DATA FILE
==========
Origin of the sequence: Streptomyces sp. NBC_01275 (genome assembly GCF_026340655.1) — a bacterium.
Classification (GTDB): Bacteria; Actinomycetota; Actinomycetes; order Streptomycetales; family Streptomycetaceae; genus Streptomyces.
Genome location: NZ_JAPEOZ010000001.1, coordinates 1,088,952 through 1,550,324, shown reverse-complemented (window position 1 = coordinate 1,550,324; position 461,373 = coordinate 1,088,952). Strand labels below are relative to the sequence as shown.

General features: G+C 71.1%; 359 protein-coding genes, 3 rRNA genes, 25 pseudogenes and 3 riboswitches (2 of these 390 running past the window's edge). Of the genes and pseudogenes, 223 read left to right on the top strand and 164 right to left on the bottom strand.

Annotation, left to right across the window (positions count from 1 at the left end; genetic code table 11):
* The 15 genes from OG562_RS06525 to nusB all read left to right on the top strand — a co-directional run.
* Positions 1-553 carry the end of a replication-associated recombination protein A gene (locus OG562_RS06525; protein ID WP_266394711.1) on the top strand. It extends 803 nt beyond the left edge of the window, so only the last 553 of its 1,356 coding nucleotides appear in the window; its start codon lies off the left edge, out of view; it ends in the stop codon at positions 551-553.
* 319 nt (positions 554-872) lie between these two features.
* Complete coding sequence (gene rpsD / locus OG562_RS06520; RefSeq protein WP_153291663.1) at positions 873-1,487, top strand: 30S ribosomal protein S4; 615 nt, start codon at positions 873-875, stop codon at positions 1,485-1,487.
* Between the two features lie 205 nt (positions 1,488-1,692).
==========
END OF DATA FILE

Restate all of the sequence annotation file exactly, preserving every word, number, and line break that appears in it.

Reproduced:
Origin of the sequence: Streptomyces sp. NBC_01275 (genome assembly GCF_026340655.1) — a bacterium.
Classification (GTDB): Bacteria; Actinomycetota; Actinomycetes; order Streptomycetales; family Streptomycetaceae; genus Streptomyces.
Genome location: NZ_JAPEOZ010000001.1, coordinates 1,088,952 through 1,550,324, shown reverse-complemented (window position 1 = coordinate 1,550,324; position 461,373 = coordinate 1,088,952). Strand labels below are relative to the sequence as shown.

General features: G+C 71.1%; 359 protein-coding genes, 3 rRNA genes, 25 pseudogenes and 3 riboswitches (2 of these 390 running past the window's edge). Of the genes and pseudogenes, 223 read left to right on the top strand and 164 right to left on the bottom strand.

Annotation, left to right across the window (positions count from 1 at the left end; genetic code table 11):
* The 15 genes from OG562_RS06525 to nusB all read left to right on the top strand — a co-directional run.
* Positions 1-553 carry the end of a replication-associated recombination protein A gene (locus OG562_RS06525; protein ID WP_266394711.1) on the top strand. It extends 803 nt beyond the left edge of the window, so only the last 553 of its 1,356 coding nucleotides appear in the window; its start codon lies off the left edge, out of view; it ends in the stop codon at positions 551-553.
* 319 nt (positions 554-872) lie between these two features.
* Complete coding sequence (gene rpsD / locus OG562_RS06520; RefSeq protein WP_153291663.1) at positions 873-1,487, top strand: 30S ribosomal protein S4; 615 nt, start codon at positions 873-875, stop codon at positions 1,485-1,487.
* Between the two features lie 205 nt (positions 1,488-1,692).